Court: No Right to Carry Concealed Weapons in Public

Save ArticleSave Article

Failed to save article

Please try again

An instructor demonstrates a revolver as he teaches a packed class to obtain the Utah concealed gun carry permit on Jan. 9, 2016. (George Frey/Getty Images)

SAN FRANCISCO -- Dealing a blow to gun supporters, a federal appeals court ruled Thursday that Americans do not have a constitutional right to carry concealed weapons in public.

In a dispute that could ultimately wind up before the Supreme Court, a divided 9th U.S. Circuit Court of Appeals said local law enforcement officials can place significant restrictions on who is allowed to carry concealed guns.

By a vote of 7-4, the court upheld a California law that says applicants must supply a "good cause" to obtain a concealed-carry permit. People who are being stalked or threatened, celebrities who fear for their safety, and those who routinely carry large amounts of cash or other valuables are often given permits.

The ruling overturned a decision by a three-judge panel of the same court that said applicants need only express a desire for personal safety.

The 9th Circuit's rulings are binding in nine Western states. Only two other federal appeals courts have taken up the issue — in cases out of New York and Maryland — and both ruled the way the 9th Circuit did.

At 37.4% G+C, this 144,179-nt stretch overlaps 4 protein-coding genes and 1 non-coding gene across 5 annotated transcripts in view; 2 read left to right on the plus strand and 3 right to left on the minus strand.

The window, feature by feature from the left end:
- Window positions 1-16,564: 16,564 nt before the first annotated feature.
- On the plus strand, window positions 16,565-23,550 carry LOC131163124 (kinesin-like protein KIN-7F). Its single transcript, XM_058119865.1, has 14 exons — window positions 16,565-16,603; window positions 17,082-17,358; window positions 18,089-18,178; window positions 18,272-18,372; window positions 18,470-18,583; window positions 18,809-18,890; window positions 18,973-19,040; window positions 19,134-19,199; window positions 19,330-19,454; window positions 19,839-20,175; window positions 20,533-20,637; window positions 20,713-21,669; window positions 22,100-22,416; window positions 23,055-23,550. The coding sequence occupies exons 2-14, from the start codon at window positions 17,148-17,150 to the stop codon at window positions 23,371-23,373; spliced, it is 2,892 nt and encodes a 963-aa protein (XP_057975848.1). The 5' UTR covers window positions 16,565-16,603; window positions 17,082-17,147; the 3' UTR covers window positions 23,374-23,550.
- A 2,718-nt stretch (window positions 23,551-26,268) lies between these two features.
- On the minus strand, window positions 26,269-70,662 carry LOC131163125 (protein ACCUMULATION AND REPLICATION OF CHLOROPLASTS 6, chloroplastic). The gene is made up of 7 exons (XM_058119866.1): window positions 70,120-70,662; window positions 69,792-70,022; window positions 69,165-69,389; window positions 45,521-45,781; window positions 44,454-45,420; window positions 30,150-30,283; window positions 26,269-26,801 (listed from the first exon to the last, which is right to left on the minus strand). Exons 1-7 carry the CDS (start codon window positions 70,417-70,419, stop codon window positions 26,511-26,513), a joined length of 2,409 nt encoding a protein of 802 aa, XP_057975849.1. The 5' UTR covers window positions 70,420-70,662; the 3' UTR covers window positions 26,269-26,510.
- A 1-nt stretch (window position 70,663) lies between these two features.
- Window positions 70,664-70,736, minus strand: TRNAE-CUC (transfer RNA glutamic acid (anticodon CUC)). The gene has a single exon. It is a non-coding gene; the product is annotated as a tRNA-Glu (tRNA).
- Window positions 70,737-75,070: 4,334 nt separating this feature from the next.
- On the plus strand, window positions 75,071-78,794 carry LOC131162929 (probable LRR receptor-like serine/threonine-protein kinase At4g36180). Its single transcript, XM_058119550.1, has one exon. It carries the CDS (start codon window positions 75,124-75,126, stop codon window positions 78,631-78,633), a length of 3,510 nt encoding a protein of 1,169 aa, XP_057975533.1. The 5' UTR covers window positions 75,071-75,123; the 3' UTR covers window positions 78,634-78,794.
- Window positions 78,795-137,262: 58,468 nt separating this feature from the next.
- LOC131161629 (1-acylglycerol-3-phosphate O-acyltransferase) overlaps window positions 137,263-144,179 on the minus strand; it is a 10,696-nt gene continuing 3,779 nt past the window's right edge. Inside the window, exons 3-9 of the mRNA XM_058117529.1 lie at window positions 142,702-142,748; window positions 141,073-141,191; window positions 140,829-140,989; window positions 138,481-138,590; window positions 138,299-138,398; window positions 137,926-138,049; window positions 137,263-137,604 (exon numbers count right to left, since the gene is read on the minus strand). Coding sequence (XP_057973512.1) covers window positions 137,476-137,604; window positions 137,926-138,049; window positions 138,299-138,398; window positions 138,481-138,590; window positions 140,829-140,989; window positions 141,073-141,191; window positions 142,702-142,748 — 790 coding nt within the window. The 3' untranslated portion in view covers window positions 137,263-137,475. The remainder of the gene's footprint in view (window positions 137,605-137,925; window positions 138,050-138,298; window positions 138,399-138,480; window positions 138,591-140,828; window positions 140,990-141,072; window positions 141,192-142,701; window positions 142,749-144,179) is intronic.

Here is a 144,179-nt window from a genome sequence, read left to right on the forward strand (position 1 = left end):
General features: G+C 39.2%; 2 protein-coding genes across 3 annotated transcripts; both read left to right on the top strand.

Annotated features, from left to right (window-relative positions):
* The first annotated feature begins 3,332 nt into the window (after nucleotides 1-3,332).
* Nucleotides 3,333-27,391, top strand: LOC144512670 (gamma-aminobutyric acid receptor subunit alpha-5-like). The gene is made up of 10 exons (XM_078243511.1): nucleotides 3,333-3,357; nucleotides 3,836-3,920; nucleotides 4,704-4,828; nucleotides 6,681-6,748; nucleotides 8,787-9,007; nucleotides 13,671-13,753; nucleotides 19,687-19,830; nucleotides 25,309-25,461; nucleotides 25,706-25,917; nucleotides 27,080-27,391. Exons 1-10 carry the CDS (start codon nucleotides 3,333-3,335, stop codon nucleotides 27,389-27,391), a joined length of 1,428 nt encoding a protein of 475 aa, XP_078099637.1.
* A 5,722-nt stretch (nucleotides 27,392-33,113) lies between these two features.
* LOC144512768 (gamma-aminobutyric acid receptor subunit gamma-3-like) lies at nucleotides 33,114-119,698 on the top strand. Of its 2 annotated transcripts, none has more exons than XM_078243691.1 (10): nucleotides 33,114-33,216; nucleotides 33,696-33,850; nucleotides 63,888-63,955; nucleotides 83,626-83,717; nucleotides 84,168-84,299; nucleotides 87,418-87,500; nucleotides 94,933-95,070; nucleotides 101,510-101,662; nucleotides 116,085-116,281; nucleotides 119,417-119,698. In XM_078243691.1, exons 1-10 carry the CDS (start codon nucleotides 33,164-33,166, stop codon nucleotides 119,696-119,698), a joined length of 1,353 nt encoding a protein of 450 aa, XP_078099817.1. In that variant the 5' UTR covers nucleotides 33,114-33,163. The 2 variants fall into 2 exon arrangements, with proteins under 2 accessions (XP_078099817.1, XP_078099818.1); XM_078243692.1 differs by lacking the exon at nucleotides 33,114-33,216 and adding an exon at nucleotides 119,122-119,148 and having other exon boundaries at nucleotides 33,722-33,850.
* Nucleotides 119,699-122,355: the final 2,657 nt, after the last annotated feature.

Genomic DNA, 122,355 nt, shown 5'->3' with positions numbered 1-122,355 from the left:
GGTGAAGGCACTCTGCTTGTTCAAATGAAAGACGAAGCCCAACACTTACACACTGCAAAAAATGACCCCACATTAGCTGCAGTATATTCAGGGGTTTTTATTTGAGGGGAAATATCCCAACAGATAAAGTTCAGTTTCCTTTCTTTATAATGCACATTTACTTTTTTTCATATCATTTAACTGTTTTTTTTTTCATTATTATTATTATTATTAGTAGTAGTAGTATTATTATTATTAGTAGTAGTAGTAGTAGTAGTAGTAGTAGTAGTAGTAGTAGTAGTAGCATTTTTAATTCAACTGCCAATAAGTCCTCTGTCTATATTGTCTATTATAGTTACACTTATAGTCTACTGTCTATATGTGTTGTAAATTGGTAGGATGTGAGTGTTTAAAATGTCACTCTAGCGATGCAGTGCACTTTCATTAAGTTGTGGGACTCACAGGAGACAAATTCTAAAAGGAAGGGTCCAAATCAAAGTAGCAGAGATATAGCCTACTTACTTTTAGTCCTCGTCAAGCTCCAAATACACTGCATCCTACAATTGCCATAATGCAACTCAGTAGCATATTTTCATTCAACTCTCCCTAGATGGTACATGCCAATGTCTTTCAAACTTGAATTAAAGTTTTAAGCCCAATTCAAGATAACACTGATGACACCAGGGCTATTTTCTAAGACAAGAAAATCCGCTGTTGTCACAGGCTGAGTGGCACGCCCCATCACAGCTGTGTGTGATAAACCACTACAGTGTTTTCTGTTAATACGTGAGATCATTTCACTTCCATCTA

The National Rifle Association called the ruling "out of touch."

"This decision will leave good people defenseless, as it completely ignores the fact that law-abiding Californians who reside in counties with hostile sheriffs will now have no means to carry a firearm outside the home for personal protection," said NRA legislative chief Chris W. Cox.

The New York-based gun control organization Everytown welcomed the decision as "a major victory for public safety."

The 9th Circuit decision arose from a lawsuit Edward Peruta filed challenging the San Diego County sheriff's refusal to issue him a permit because he failed to cite a "good cause." The sheriff required applicants to produce supporting documents, such as a restraining order against a possible attacker.

Peruta argued that the requirement violated the Second Amendment right to bear arms.

In an interview with KQED, UCLA constitutional law professor Adam Winkler called the ruling a major victory for gun control advocates.

"Had the court ruled the other way, it’s likely we would have seen hundreds of thousands of more guns on the streets of California cities," said Winkler.

"While the ruling affects all of California, its biggest impact by far will be in the cities that can continue to have concealed carry permitting policies that effectively mean very, very few people can carry guns on the street."

Winkler also noted the unlikelihood that the case will be taken up by the U.S. Supreme Court before another justice is appointed.

"While it’s a big open question whether the Second Amendment allows people to carry guns in public, I think the court, while it’s short-handed with only eight justices, is not likely to take such a hot-button issue where they’d likely end up with a 4-4 ruling."

This post has been updated